Using Greetings yourself makes your opponent overestimate your position. They might look for low percentage chances at lethal, or Hail-Mary plays from Discover or other types of cards. Typically it makes them play overly aggressively to try and win, despite your perceived advantage. It can also cause people to play overly defensively if they fear you have set up lethal. If you discover a card, then Greetings can make your opponent fear the worst (such as Coldarra Drake in Reno priest, or Sacrificial pact against a warlock that seeks to play Jaraxxus). It’s best used in combination with a card capable of punishing an overly aggressive play, like lifegain or a beefy taunt. It can also be a value play that can punish overly defensive action (depending on context).


What it means: Wow, at its most basic level, indicates mild surprise or shock. This is usually relating to in-game RNG; a particularly bad or good hand, or outcome from a random event are usually the most likely inspirations. This is most typically used after the player in question is on the receiving end of bad luck (though it can also be used in a conciliatory sense after good fortune).

How to exploit it: If your opponent emotes Wow without anything especially noteworthy happening on board, they are usually indicating frustration at their hand. Use this against them by playing to your deck’s strengths, and perpetuating the current advantageous situation.

Using it yourself can, like Threaten, imply your situation is weaker than it is, allowing you to goad them into overextending or making an incorrect read. For instance, passing turn one without comment might indicate you are a Control Warrior; but emoting Wow whilst mousing over certain cards before passing over the turn might make your opponent believe you are a frustrated Pirate Warrior with an unfortunate mulligan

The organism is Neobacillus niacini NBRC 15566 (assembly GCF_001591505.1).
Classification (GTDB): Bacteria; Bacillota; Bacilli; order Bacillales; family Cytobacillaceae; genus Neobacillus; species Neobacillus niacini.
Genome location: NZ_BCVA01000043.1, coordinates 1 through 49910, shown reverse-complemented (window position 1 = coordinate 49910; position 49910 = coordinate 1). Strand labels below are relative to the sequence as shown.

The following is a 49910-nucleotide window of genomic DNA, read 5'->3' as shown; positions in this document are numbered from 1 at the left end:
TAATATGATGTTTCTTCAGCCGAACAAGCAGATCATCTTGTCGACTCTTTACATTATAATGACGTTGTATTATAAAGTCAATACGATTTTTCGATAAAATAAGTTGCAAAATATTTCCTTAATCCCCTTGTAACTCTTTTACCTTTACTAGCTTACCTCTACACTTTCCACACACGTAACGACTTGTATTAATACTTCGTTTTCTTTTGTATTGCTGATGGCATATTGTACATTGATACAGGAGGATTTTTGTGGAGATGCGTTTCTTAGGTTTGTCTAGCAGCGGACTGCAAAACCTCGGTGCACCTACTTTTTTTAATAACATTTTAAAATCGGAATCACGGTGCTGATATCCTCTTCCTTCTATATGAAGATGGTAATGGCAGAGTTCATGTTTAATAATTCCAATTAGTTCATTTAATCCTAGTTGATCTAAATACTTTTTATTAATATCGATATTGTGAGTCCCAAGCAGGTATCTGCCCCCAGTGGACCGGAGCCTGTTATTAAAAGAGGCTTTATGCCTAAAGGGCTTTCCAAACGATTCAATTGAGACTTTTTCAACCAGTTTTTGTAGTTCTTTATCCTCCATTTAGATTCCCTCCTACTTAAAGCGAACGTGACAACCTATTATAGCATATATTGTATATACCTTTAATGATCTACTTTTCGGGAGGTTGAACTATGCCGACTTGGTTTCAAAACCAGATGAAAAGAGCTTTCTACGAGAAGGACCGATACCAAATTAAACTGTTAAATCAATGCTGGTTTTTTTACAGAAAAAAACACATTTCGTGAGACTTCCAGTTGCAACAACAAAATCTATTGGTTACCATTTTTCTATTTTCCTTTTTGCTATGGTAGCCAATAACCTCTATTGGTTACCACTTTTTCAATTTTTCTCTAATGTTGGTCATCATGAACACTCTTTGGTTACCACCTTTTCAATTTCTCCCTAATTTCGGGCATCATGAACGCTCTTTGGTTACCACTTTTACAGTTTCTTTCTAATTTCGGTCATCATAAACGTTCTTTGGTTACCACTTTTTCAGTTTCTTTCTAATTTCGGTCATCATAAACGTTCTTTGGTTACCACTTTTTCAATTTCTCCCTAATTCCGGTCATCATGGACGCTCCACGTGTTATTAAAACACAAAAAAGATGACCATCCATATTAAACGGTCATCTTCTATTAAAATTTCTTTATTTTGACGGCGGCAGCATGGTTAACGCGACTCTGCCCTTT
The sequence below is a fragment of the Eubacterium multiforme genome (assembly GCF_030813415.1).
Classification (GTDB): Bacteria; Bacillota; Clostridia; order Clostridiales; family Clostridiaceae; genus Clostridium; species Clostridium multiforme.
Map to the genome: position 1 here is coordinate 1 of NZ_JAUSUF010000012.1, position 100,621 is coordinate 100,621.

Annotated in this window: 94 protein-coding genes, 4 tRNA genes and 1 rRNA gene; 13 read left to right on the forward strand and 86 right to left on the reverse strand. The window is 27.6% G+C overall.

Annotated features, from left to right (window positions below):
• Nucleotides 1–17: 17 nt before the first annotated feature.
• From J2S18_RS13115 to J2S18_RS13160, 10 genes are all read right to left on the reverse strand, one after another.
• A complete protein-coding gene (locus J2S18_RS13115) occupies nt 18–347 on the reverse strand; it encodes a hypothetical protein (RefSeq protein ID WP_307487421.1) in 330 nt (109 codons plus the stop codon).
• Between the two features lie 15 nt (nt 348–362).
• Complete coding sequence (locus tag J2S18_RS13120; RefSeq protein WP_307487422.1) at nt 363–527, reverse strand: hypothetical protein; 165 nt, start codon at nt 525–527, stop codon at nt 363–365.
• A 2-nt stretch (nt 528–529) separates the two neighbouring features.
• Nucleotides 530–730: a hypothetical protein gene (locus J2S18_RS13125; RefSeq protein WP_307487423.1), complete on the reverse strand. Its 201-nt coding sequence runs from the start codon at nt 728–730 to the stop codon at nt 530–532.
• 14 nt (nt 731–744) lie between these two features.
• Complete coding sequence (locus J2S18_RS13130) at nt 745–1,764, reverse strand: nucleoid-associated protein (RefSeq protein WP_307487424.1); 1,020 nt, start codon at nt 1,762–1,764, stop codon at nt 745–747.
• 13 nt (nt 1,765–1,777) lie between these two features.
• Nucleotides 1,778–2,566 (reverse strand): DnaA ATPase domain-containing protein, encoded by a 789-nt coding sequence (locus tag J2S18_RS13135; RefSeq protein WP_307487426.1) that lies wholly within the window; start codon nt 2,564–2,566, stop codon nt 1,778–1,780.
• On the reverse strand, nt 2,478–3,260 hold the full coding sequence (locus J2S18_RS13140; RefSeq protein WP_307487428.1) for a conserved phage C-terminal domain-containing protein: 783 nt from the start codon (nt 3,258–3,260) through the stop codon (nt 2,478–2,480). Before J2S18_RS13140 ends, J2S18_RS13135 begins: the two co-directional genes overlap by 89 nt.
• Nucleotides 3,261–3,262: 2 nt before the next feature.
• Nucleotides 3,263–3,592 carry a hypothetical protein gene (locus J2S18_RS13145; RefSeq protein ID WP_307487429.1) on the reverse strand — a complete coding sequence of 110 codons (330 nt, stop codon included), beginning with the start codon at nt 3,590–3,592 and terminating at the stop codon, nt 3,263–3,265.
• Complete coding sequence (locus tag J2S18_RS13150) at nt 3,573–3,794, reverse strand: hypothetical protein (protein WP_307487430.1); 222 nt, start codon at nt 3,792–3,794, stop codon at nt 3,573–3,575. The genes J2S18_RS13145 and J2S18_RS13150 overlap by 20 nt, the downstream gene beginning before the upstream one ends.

What it means: Oops is either used sarcastically as BM, or sincerely in order to indicate recognition of a misplay. Occasionally it’s used for BM purposes, but otherwise is one of the most sincere emotes.

How to exploit it: Your opponent recognizing their screw-up makes this emote harder to exploit.

Things get more interesting when you use it yourself, however. For instance, seemingly incorrect plays that in fact disguise a higher-level strategy can be passed off as a misplay. For instance, you might deliberately leave yourself with one, rather than two, weapon durability as a Rogue. This plays around Harrison Jones, but you can pretend it was a mistake. This could perhaps lead your opponent to save Harrison for a turn you don’t play around it (that, of course, will never come). Or, if playing one of the few remaining Warrior decks that incorporate Battle Rage, then your lack of Hero Power whilst undamaged can be passed off as negligence, rather than seeking to encourage your opponent to damage your hero for a future extra draw.

Well Played

What it means: Well Played is sometimes used mid-game, either sincerely to acknowledge a good line or spot-on read, or sarcastically to shame an opponents misplay. However, the overwhelming majority of uses of Well Played occur right at the end of the game, when lethal is all but assured.

How to exploit it: Most of the time, your opponent emoting well played indicates resignation if losing, and acceptance of victory if winning. If they use it unexpectedly, it’s often wise to play defensively.

Well Played is perhaps the easiest way to bluff lethal in the game; opponents are often hardwired into panicking the second they hear it. This can push them to adopt sub-optimal and overly defensive lines of play to play around anticipated burst damage. A perfect way to do this would be against any Reno deck while they are at a low, but not dangerous life total. Forcing them to Reno early can allow you to squeeze in extra damage that you otherwise miss. It can also give you the breathing room to stick a powerful minion. A classic move is while playing against a low-health Jaraxxus. A Well Played can bait out taunts or healing. You can then nullify before you draw your true combo that will actually win you the game. Fear is arguably the most powerful emotion, and as such Well Played becomes the most powerful emote to bluff with.